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Advisory Pilot Aims to Improve Student Social-Emotional Support

Female middle school students pose for the camera at lunch

Existing somewhere between a study hall, social psychology class and a social club, Advisory is a concept so foundational to Gateway’s theory of educational excellence that it is mandatory for all students at both the middle and high school levels. At both schools, students meet in small groups of around fifteen students with the same faculty member each year they are enrolled at Gateway, building a close-knit community of academic and social support. But that doesn’t happen without a lot of strategy and hard work, and middle and high school students have very different needs. Gateway Middle School is currently piloting a new advisory program the faculty hopes will pay even greater dividends in student confidence and success.

“We spend a great deal of time building community by getting to know one another with team building activities, community circles, and community-focused games,” said Aimee Heckman, who teaches humanities and learning seminar classes. “Additionally, Advisory provides a space for academic and social-emotional support, by having a weekly study-hall where students can check grades, complete work, and check-in with their Advisor.”

One of the primary purposes of Advisory is to make time in the school day to focus explicitly on Social Emotional Learning (SEL), which refers to teaching and learning the tools we all use in social interactions and to manage our emotional responses to everyday challenges. Skills like social awareness, goal-setting, and taking responsibility for oneself are crucial in order to thrive in the classroom, in the workplace, and when navigating relationships. Over the summer, GMS teachers reviewed 11 different programs to find the one they thought was best suited to their students’ social and emotional needs, ultimately settling on one called Second Step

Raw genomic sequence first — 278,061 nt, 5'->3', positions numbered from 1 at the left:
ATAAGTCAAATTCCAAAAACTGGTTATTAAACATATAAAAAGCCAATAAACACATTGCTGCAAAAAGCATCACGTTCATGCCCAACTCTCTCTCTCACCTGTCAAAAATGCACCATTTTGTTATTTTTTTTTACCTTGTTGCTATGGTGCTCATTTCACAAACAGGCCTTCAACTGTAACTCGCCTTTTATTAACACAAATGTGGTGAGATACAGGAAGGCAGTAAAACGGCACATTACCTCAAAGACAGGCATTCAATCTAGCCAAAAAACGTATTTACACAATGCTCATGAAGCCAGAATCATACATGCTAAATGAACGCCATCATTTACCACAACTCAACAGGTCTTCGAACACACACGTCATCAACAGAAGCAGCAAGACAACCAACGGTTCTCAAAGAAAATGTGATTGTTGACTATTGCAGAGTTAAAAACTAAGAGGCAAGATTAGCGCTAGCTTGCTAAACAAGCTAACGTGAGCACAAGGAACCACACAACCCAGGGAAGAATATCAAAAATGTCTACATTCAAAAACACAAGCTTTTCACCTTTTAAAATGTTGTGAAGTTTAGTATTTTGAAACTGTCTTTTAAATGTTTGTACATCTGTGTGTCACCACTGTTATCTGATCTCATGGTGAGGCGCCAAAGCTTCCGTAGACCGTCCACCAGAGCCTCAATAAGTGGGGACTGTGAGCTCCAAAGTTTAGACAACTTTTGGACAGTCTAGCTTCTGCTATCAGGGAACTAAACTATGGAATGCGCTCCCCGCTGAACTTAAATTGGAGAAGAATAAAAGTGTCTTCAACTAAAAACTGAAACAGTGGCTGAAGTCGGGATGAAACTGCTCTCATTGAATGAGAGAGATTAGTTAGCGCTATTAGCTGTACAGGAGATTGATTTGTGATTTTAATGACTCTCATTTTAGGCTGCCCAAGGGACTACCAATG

“Our school was really searching for a cohesively aligned SEL curriculum. We had experimented with various formats in Advisory throughout the years, some teacher-created, others from various programs,” said Aimee. “While these were all valuable resources, Second Step provided a pre-created and middle school-aligned curriculum with opportunities for differentiation for teachers and assessments.”

Because the elementary version of Second Step is popular with local K-5 schools, GMS faculty note that familiarity with the program is helping ease the transition to middle school for incoming sixth graders, and are looking forward to evaluating the impact that a consistent advisory program over all three years of middle school has on this young cohort.

“What has been valuable is the consistency of the program and the very clear steps and outlines to the program. Each lesson is equipped with activities and handouts as well as class meeting discussions questions and class challenge extension activities,” said Elizabeth Colen, an 8th grade humanities teacher. “This allows for the conversations to be more fruitful and focused on the goal. It is also beneficial that each grade level is working on the same themes. For example, unit one was about mindset and goals. So no matter what grade students were in this allowed for all students to be working through the same themes.” 

“Students can really see connections between the topics (in Advisory) and their lives, and I have had students reference the curriculum topics in other classes,” added Suzanne Herko, a seventh grade humanities teacher and student agency coordinator.

Ultimately, GMS staff are hopeful that the time and effort students and teachers alike put into advisory will pay off when students graduate from 8th grade and become full-fledged teenagers.

“Advisory gives them the space to talk about issues that surround students at their age — how do you set goals, how do you engage with positive peer relationships, how do you not be a bully, how do you make good choices, etc.,” said Elizabeth. “The goal would be that we have given students a chance to learn these skills in school so that when they transition to high school they can both be successful in their academics but also in their social lives as well.”